London Luxury-home Values Climb At Fastest In Five Months

In his robust Inside The NFL Notebook, NFL Media’s Albert Breer touches on multiple topics, including (click on each link to take you directly to the topic): And much more, beginning with a closer look at where the NFL stands abroad … The NFL’s move to two games in London for this fall was about growth. If the league goes to three games anytime soon, it’ll be about ambition. InternationalSeries history Year Result 2012 Patriots 45, Rams 7 2011 Bears 24, Buccaneers 18 2010 49ers 24, Broncos 16 2009 Patriots 35, Buccaneers 7 2008 Saints 37, Chargers 32 2007 Giants 13, Dolphins 10 The growth of the league in the United Kingdom since 2007 has been significant, but not to the point where those running the show over there believe relocating a franchise to London or having an expansion team is on the foreseeable horizon. And there’s the rub. The guys in charge of growing American football in Europe don’t run the league. The 32 owners do, and there is a subset among them fascinated with putting a team on the other side of the Atlantic, not just to open new profiting-bearing doors but to burnish legacies. Robert Kraft outed himself as a member of that group last year, when the New England Patriots owner said he wanted a team in London within 10 years, a number that now is down to nine. Kraft’s ambition is clear. The growth hasn’t caught up with the vision yet, but ultimately, the decision to push forward with a team overseas will be up to him and his brethren, whether the UK is ready or not. “I’ll be honest, we don’t sit around and debate that,” Chris Parsons, the NFL’s senior vice president of international, said before this week’s Pittsburgh Steelers-Minnesota Vikings matchup . “If you ask me that question of when, it’d be total speculation on my part. I think you have to remember that we at the league don’t necessarily make those decisions either.

Game plan London: The NFL abroad

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By contrast, values for properties subject to the tax gained 8.7 percent, the broker said. The stamp duty issue is definitely in effect, Liam Bailey , global head of residential research at London-based Knight Frank, said by phone. Theres no doubt that investors have been concentrating their firepower in the 1 million-pound to 1.8 million-pound bracket. Thats been pushing that market. Prices in central London have climbed for 35 straight months. Although the rate has slowed, the markets strength this year has exceeded most brokers expectations. Knight Frank as recently as June said there wouldnt be a significant price increase this year. A month later, the firm forecast a 6 percent gain. Discretionary Market Theres a push-back from buyers, Bailey said. Its a discretionary market and people are looking for value. They arent desperate to buy anything at any price. Notting Hill and the City of London financial district led the increases with gains of 1.5 percent and 1.4 percent, respectively, in September. Belgravia, where values declined 0.2 percent, was the only neighborhood that didnt see a gain. Rents in prime central London fell 0.1 percent in September from the previous month, the fourth-straight decline, Knight Frank said in a separate report. Rents dropped 2.5 percent on an annual basis.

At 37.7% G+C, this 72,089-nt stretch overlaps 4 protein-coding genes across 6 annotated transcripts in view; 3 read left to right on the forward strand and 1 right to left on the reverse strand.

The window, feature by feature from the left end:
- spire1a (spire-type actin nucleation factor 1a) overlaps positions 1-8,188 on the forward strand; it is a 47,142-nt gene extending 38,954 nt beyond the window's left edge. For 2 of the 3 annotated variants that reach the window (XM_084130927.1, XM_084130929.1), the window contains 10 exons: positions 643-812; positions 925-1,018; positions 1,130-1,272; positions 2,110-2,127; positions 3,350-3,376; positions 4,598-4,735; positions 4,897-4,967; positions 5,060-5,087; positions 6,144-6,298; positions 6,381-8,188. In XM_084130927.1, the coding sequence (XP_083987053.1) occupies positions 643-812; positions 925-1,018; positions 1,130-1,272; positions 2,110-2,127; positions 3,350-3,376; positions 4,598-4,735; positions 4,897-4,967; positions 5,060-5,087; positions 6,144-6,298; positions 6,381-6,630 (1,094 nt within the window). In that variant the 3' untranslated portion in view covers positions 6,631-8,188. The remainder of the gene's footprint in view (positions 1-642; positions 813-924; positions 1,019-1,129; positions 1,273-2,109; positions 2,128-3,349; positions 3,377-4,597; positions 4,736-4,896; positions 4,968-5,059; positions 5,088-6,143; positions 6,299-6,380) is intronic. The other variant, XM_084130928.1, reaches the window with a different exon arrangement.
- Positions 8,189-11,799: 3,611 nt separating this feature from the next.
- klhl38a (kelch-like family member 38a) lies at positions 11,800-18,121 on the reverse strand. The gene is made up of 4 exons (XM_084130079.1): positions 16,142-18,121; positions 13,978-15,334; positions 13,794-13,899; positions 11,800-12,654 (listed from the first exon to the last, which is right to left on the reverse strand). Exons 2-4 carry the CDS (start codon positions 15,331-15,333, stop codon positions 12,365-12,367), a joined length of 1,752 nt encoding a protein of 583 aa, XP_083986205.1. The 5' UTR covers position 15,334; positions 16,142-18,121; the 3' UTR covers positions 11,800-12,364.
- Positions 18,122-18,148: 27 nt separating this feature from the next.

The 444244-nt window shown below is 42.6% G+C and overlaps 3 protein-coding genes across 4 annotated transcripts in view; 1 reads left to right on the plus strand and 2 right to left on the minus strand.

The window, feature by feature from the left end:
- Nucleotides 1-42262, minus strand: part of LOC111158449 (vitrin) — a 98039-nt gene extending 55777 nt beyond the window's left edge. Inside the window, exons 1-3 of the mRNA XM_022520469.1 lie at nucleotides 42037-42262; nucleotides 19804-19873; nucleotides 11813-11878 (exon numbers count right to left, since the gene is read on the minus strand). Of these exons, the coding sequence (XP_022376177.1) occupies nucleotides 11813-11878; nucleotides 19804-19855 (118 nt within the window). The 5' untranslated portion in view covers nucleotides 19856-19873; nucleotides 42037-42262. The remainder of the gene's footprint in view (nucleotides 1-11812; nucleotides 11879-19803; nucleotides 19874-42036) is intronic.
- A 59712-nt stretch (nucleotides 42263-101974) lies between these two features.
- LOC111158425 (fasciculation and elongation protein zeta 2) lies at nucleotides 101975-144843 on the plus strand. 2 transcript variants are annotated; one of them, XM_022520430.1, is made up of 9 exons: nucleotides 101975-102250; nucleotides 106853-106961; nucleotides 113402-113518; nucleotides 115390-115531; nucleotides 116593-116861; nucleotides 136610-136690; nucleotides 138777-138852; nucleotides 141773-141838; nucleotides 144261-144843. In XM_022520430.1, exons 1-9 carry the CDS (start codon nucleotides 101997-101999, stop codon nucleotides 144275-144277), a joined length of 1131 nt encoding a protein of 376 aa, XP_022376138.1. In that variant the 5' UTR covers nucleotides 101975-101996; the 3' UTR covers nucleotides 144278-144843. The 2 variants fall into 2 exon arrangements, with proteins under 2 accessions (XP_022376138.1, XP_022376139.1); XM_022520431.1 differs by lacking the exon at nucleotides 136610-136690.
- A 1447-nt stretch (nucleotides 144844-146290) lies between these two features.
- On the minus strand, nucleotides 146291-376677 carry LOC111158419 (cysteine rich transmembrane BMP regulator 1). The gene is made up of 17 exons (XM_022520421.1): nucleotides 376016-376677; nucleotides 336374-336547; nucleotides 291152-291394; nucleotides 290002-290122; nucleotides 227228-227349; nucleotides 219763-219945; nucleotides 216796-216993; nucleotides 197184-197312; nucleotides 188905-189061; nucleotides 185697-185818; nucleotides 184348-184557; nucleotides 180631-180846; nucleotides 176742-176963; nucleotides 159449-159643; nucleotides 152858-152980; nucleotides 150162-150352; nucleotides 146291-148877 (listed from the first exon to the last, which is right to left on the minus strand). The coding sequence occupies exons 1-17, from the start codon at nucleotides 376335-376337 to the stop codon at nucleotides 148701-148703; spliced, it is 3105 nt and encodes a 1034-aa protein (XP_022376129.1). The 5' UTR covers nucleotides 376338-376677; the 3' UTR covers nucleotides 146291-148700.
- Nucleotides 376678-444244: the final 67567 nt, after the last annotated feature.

“There are a lot of forces coming together to take it to the next level,” he says. Fuller, a football devotee from the age of 19 after he traveled around the USA on a greyhound bus, says the recent granting of BUCS status roughly equivalent to the NCAA to football-playing British colleges is not only a development that is key to unearthing home-grown talent, but an indication of how far things have progressed. “Whatever cultural barriers initially existed in Britain were overcome in the late 1980s, when American football was broadcast here on TV for the first time,” he says. “There’s a strong foundation of support now.” Indeed, in the broadest possible terms those who say they like the sport Britain has come a long way. More than 11 million people out of a total population of 63 million in the United Kingdom, or 17%, now say they are NFL fans, according to NFL research. That compares to about two-thirds of people in the USA who self-identify as football fans. In China, by way of contrast, which has a population of 1.4 billion, there are about 3 million fans of the sport, or 0.2% of the population, according to managing director of NFL China Richard Young, who revealed the statistics in an interview with Ad Age in January. On yet another measure, the NFL’s main Facebook page has 8 million “likes”; NFL China’s Facebook page has a mere 199 “likes”; and the league does not maintain a separate Facebook page for the U.K. As an export concept, Fuller says, football is not without headwinds. “Whereas for basketball or soccer it’s relatively easy to put together a team, put two jerseys down for a goal, or find a basketball hoop and just start playing, there’s a lot of structure to football that makes it more difficult to transport to another country,” he says. “There’s the structure of the team, the structure of the officials. There’s also the cost of the equipment,” he says. The modest amount of padding permitted but not required, for example, for players of rugby pales in cost compared to a helmet, shoulder pads, leg padding and other accessories deemed absolutely necessary for football players. The NFL has returned to London with the Vikings and Steelers set to meet at Wembley Stadium on Sept.